Lean methodology – introduction

Lean methodology is a hot topic in the Stavanger region nowadays. Many businesses implement Lean in order to be more effective. This blog post is an introduction to Lean and its history.

The Lean methodology is Japanese and started with Toyota Production System (TPS). Eiji Toyoda was on a three-month trip to the US with the goal to learn from the production methods. Back in Japan, he and his colleague Taiichi Ohno realized that mass production would not work in Japan. Therefore the TPS system was born – this was later to be what we know as Lean. The big press lines, which produced car parts in the Western world, required a high economic of scale to be profitable. In Toyota the production was not high enough to defend this type of investment. They had to find other ways to be competitive; first they found a simple die-changing technique, which made them able to make smaller batches. In this process they found out two things: smaller batches reduced the inventory cost and production defects were detected fast (Jones, Womack, & Roos, 1990).

Today there is an overcapacity problem in most industries. Therefore many have recognized that a transition to Lean is appropriate in order to be more competitive. Lean is not just a way of working – but a way of thinking (Jones, Womack, & Roos, 1990). An important word in Lean is Muda, this means waste in Japanese. Waste is the activities, which do not create value. Originally there were seven wastes; overproduction, defects, unnecessary transport, waiting time, over-processing, movement, overstocking. Lean is about reducing the wastes.

In order to recognize waste, a starting point is to specify value for the customer. Why are they buying your product or service? When the value is determined, the value stream must be identified. A value stream is the set of actions or processes required to manufacture a product or service. After the steps of specifying value and mapping the value stream, the next step is to create a better flow. Many businesses work with batches and queues instead of flow. An example would be when you are sick, you first have an appointment with the doctor. When finished, the doctor has determined if you should be forwarded to a specialist. When you need to make a new appointment, the specialist will after examining you, need time to evaluate the test. This require waiting time, since medical equipment often is a scarce resource. Review of results could require an additional doctor or specialist appointment. If you can be treated with drugs you have to go the pharmacy, possibly queue again. This kind of flow is the opposite of Lean. In Lean context, all these steps would be organized in such as the wastes like waiting time and the movements were at a minimum level. (Womack & Jones, 1996)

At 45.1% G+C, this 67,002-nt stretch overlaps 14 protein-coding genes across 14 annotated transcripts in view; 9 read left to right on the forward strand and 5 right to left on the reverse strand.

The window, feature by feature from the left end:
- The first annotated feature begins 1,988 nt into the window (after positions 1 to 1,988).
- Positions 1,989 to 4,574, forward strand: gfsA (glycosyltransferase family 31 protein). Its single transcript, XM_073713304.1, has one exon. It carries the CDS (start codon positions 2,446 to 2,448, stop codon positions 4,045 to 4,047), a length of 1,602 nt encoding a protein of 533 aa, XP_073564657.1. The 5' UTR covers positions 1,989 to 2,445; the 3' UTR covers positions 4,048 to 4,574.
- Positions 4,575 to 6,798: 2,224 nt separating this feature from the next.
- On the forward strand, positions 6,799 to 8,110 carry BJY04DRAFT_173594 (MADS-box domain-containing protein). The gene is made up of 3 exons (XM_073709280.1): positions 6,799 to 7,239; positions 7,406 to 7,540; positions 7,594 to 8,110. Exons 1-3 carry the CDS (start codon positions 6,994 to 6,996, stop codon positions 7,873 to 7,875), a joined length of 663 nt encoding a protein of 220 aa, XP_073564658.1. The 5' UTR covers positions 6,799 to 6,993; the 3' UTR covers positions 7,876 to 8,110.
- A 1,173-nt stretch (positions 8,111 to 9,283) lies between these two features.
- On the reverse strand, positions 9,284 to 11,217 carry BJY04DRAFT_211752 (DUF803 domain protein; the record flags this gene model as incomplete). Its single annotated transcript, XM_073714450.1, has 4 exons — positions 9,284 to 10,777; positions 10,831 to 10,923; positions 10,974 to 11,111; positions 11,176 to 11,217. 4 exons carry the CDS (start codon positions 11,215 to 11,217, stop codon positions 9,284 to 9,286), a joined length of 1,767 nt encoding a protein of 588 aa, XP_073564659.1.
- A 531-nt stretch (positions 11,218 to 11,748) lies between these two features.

“In short, Lean thinking is lean because it provides a way to do more and more with less and less – less human effort, less equipment, less time, and less space – while coming closer and closer to providing customers with exactly what they want.” (Womack & Jones, 1996, p. 15)

This statement is an ambitious goal for the Lean methodology, and sounds like something every business manager should do. But studies have shown that achieving the positive effects of Lean is hard in practice. Many of the failures are related to managers not adapting Lean thinking. Lean is not a time limited project – it is an ongoing process! But it is a challenge to change the culture towards Lean thinking. There is a saying that “Culture eats strategy for breakfast”, this illustrate how difficult it is to change peoples mindset and “way of doing”. The key to a successful implementation of Lean, is to not treat it as a time limited project, and to ensure that managers understand Lean and use it in the organization.


Womack, J. P., & Jones, D. T. (1996). Lean thinking: banish waste and create wealth in your corporation. New York: Simon & Schuster.

Jones, D. T., Womack, J. P., & Roos, D. (1990). The machine that changed the world. New York: Rawson Associates.

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